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The Road to Hell is Paved with Good Intentions (and Tomato Soup!)

DSC_0090Ah, dear readers!  My intention was to have this post ready to go in time for Lent. It was perfect for Lent (and I suppose it still is). Things came up, however, that prevented me from fulfilling my obligation to get ‘er done… too many things to mention. Sometimes we just have put our frivolous fancies on the back burner for a while. That’s what I did.  I hope that no one broke any Lenten promise because they simply didn’t have the perfect tomato soup recipe.  The burden will weigh heavily on my mind (for a little while).

At this point, I guess I will simply switch gears and let you know that this soup recipe will also be perfect for a lovely  Mother’s Day treat. Perhaps a nice grilled cheese sandwith, bowl of delicious soup and a delightful fluted glass of Prosecco.  I know I’d be good with that!   Or a bowl of soup would be a wonderful introduction to a fabulous seared venison, nilgai, or elk tenderloin with balsamic glaze and some roasted asparagus. If you are a mom, point this out to your nearest and dearest Deerslayer.  If you are the Deerslayer, you know what you have to do!

Everyone needs a really great tomato soup recipe.  I’ve never been a fan of canned tomato soup.  And some of the restaurant specialties have as much cream and butter as tomatoes!  I looked through many recipes, tried a few, tweeked those a bit, and ended up with a nice tomato soup recipe that pleased all members of the Deerslayer household.  And it’s pretty darned good for you, too.  It has become my go-to recipe for tomato soup.  I believe all households should have one.  The addition of garlic and balsamic vinegar send it right over the top.  I hope it becomes your go-to recipe, as well, with some tweeking to make it your own.

Really Good Tomato Soup

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As I scrutinized my reference photo, it became apparent that other items on my counter might have caused confusion.  This recipe DOES NOT have oats, rice, beans, or fiber cereal in the list of ingredients.  Sorry about that!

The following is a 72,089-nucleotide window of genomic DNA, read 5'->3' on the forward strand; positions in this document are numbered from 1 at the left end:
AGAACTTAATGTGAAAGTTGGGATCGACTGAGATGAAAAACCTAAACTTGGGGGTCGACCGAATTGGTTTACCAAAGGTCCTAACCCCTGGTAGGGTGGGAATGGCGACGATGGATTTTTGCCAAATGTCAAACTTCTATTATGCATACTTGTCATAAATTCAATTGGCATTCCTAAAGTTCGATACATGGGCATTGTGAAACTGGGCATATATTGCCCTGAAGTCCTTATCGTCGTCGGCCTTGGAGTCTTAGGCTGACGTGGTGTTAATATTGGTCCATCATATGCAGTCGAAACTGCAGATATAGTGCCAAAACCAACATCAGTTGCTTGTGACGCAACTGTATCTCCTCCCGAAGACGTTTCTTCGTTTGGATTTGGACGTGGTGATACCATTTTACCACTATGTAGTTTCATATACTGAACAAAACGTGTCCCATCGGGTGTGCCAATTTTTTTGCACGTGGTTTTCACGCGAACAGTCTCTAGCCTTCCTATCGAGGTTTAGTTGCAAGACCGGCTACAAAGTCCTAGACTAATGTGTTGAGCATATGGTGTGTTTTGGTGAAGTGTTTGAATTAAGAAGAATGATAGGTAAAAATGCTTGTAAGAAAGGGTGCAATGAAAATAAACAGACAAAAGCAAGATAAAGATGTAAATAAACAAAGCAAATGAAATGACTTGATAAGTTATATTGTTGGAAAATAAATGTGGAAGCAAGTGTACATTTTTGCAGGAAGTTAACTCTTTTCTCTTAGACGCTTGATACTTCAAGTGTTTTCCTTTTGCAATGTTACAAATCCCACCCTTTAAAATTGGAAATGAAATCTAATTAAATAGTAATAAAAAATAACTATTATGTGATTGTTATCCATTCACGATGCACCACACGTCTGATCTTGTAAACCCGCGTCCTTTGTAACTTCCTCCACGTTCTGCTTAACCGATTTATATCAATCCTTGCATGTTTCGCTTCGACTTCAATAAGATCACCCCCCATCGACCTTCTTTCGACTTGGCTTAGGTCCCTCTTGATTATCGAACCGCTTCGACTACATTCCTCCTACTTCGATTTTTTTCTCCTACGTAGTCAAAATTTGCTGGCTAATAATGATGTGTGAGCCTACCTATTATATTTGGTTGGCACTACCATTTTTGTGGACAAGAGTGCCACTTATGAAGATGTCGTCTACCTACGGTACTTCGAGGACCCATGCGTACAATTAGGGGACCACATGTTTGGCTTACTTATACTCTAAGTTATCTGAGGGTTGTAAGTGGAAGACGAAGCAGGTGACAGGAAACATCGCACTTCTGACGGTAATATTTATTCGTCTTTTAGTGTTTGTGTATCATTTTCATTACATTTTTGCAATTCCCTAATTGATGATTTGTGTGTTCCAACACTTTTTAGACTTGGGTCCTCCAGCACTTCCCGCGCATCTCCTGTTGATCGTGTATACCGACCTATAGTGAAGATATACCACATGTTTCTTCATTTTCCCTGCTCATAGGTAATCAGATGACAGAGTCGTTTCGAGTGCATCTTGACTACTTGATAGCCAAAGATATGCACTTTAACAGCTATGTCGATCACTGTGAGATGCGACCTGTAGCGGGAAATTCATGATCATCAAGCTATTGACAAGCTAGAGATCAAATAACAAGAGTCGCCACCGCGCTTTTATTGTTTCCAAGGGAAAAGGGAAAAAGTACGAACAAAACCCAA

a splash of olive oil

½ an onion, chopped*

1 stalk celery, chopped*

1 large carrot, chopped*

2-3 cloves of chopped garlic*

2 bay leaves

1 small can tomato paste

2 tbs. flour

2 small cans of diced tomatoes or one big one(approx 28-32 oz. total)

3 cups chicken stock (or duck, goose,  or pheasant, etc.) You get the picture.

1 tsp. white pepper (White pepper is a whole different flavor.  It’s worth a try. Black pepper can be substituted, though.)

1-2 tbsp. sugar 

2 tbsp. balsamic vinegar

Salt to taste

Directions

In a large soup pot, heat olive oil over medium high heat.  Add onions, celery, carrots, and bay leaves. DSC_0086.JPG

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 Stir until onions are soft and translucent.

Add garlic and continue stirring, being careful not to let garlic burn. Turn heat down to medium.

Add tomato paste.  Mash it in with the veg, and allow to cook for about 2 minutes. Stir in the flour for another minute or two. Pour in the tomatoes, stir well, then stock. Bring to a boil. Reduce heat.  Add pepper, sugar, balsamic vinegar, and salt. Simmer for about twenty minutes, stirring occasionally.

Remove bay leaves.  Use an immersion blender to produce a smooth soup, if desired.

Garnish with sour cream, toasted pumpkin seeds, or whatever your heart desires.

*

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Don’t forget to save all the trimmed off bits for making a delicious, homemade stock.  Put all the bits into a gallon-sized zip-lock bag and store in the freezer.  Add to the bag until it is full of carrot, celery, onion, and garlic scraps that can be thrown into a large stock pot with water for stock.  Bones can be added, too.

 
2 Comments

Posted by on April 16, 2016 in Recipes, Uncategorized